Scanning for intelligence: identifying the “smartest” city
We all want a good quality of life. In urban areas, that universal goal is a major part of the impetus for adopting smart technologies. A smart city utilizes innovative technologies and interactive approaches to improve both efficiency and sustainability, resulting in better lives for inhabitants.
But how do we measure a city’s success in achieving this? Or rather, how do we identify the “smartest” cities in the world so that we can derive the best practices for tomorrow? URBAN HUB examines some recent rankings, and the various criteria used to determine global leaders. We also ask how important, really, is it to find the best one?
Published on 17.11.2015
Barcelona welcomes smart cities
The Smart City Expo World Congress (SCEWC) is the most important yearly event for smart cities. This year, the congress – with over 10,000 people – meets in Barcelona on November 17th. They come from nearly 450 cities and over 90 countries around the world.
The event attracts an industry that will deliver a projected $40 billion worth of smart city technologies in 2016. And it provides a forum for the urban planners, builders, government officials and academics that implement, research and promote an intelligent urban future.
It is no accident that the SCEWC takes place in Barcelona. The Spanish metropolis has consistently earned a place on numerous rankings of the world’s top smart cities. Recently, for instance, it topped the Juniper Research list, due to the depth of Barcelona’s commitment to the smart city concept, and its consistently high scores in all judging categories.
Mayor of Barcelona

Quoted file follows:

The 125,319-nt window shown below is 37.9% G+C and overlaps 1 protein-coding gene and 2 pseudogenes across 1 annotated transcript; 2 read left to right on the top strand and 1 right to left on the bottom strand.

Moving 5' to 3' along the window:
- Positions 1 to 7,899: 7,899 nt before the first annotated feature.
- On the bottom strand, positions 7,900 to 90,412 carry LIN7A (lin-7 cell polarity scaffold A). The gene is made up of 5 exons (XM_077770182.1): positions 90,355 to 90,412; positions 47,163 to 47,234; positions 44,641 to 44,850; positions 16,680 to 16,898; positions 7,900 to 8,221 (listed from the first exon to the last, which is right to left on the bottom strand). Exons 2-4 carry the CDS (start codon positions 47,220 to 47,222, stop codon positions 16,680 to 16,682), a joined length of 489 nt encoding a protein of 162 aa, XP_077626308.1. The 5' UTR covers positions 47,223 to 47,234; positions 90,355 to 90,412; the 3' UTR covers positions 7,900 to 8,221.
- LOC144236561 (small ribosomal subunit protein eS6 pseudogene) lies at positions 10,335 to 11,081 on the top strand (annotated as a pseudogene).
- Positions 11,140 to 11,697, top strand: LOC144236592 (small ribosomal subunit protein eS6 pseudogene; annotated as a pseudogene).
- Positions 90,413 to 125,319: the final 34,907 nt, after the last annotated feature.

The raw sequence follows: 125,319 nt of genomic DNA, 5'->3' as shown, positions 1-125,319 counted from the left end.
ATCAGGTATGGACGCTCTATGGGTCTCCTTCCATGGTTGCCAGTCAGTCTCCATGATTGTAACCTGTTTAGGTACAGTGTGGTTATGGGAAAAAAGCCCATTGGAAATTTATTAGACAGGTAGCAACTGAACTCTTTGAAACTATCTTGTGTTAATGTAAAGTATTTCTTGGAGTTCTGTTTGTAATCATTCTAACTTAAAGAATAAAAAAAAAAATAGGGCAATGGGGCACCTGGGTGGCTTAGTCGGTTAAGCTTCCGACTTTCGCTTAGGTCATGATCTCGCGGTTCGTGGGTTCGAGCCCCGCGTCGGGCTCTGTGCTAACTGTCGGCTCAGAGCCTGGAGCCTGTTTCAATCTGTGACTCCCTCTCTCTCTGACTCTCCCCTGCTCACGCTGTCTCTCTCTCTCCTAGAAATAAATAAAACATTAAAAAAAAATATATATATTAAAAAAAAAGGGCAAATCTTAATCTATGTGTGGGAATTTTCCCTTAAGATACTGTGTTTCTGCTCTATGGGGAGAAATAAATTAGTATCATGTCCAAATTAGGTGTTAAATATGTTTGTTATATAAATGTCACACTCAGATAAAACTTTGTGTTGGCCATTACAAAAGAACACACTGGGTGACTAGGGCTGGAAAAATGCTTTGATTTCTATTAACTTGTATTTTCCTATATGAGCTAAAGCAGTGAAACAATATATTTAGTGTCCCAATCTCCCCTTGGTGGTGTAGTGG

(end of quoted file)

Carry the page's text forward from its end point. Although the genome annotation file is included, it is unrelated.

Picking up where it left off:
What makes a city a smart city?
Like Barcelona, Vienna is a consistently recognized smart city. In the Fast Company ratings, for example, it comes first, for “establishing bold smart-city targets and tracking their progress to reach them”. But large, traditional cities such as Barcelona and Vienna may soon be joined in the top rankings by a different sort of city: a city like Songdo.
Songdo, South Korea – or, the Songdo International Business District – provides a different approach to the future of smart cities. Custom-built from scratch on reclaimed coastal land 65 kilometers from Seoul, Songdo is designed to be both a fully integrated smart city, and testing grounds for cutting-edge technological infrastructure.
From a central pneumatic waste disposal system that eliminates garbage pick-up and near-universal LEED certification, to 40% green space, a streamlined e-government and the use of indigenous plants – Songdo is smart in nearly every way conceivable.
Prototyping and remodeling smart cities
And yet, is Songdo a realistic model for the future of urban life? What about all the existing cities, where people already live and work? Must they move out to one of these new cities for which Songdo is the prototype, or can we sufficiently “smartify” current cities, to eventually make them just as smart?
Different criteria give different results
Many world cities are betting that they can be just as smart as Songdo, and are deeply involved in large-scale projects to achieve just that. But how do they know if they’re on the right path? What is a truly smart city? Opinions vary, and there is no single accepted definition, as yet.
Of course, there are a number of general criteria used by everyone, beginning with the application of digital technologies to improve living and working conditions. Beyond that, differences of opinion emerge on how pervasive those technologies need or even ought to be.